Students recognized and spoke to the clear relationship between the drug overdose epidemic and the mental health crisis in schools, Vogel said.
“It’s no coincidence that we’re seeing a significant rise in the number of young people experiencing despair and the number of young people misusing drugs,” he said. “Recruiting and retaining mental health professionals and securing more mental health resources plays a key role in combatting the overdose crisis.”
Rivera-Oven described the discussion as “a very candid and honest conversation” and said it seemed “really enlightening” to the delegates and officials in the room. She echoed Stoddard’s comments about the dangers of lumping cannabis and opioids under the same threat category and said the students expressed a desire for honesty above all else.
While Rivera-Oven and Saeed said they’re planning to meet with MCPS curriculum oversight staff to discuss modernizing the health curriculum, Vogel said he and other delegates are going to continue collaborating both locally and statewide to expand treatment and rehabilitation resources.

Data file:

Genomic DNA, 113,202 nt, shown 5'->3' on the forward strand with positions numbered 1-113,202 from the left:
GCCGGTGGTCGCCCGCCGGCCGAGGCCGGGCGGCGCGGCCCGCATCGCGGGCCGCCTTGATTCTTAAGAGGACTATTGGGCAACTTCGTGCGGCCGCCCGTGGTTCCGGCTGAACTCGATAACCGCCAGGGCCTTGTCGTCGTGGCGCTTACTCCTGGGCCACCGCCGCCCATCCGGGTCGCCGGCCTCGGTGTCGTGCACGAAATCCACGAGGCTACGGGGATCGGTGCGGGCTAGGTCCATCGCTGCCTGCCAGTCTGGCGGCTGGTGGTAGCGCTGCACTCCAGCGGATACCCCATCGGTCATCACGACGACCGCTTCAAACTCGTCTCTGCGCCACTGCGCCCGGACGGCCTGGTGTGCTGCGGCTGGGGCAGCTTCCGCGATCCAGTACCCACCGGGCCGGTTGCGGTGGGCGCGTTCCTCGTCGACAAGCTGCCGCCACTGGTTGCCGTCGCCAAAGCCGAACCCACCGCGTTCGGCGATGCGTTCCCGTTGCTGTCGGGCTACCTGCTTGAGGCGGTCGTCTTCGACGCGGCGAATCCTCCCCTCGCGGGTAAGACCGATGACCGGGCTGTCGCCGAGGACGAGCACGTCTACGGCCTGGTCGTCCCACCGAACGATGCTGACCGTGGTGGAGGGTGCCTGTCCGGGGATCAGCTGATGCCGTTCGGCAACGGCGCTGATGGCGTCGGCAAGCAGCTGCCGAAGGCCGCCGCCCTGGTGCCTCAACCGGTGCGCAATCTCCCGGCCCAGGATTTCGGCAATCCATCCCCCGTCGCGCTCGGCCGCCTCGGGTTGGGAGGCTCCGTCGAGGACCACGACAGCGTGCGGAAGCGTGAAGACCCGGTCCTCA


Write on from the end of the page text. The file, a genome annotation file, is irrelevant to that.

Referencing the recent string of fentanyl forums hosted by MCPS over the spring at various high schools, Rivera-Oven said students shared a desire to hear from more overdose survivors and people in recovery—“real young people who’ve actually gone through this.” She added that “for them, that connection is real.” She said she wants to host overdose awareness events at schools particularly impacted by the opioid crisis, naming Glenmont’s Kennedy High School as an example of a school she believes could use the outreach.
As a fellow school board member, Saeed said he hopes to hold more student roundtable discussions over the coming school year. He said he’d also be interested in collaborating with students and young leaders to introduce legislation aimed at combatting the opioid crisis.
“None of the adults in that room knew about the drugs being used and the casualty with which they’re being used at school,” he said. “Students need to be involved in these conversations every step of the way.”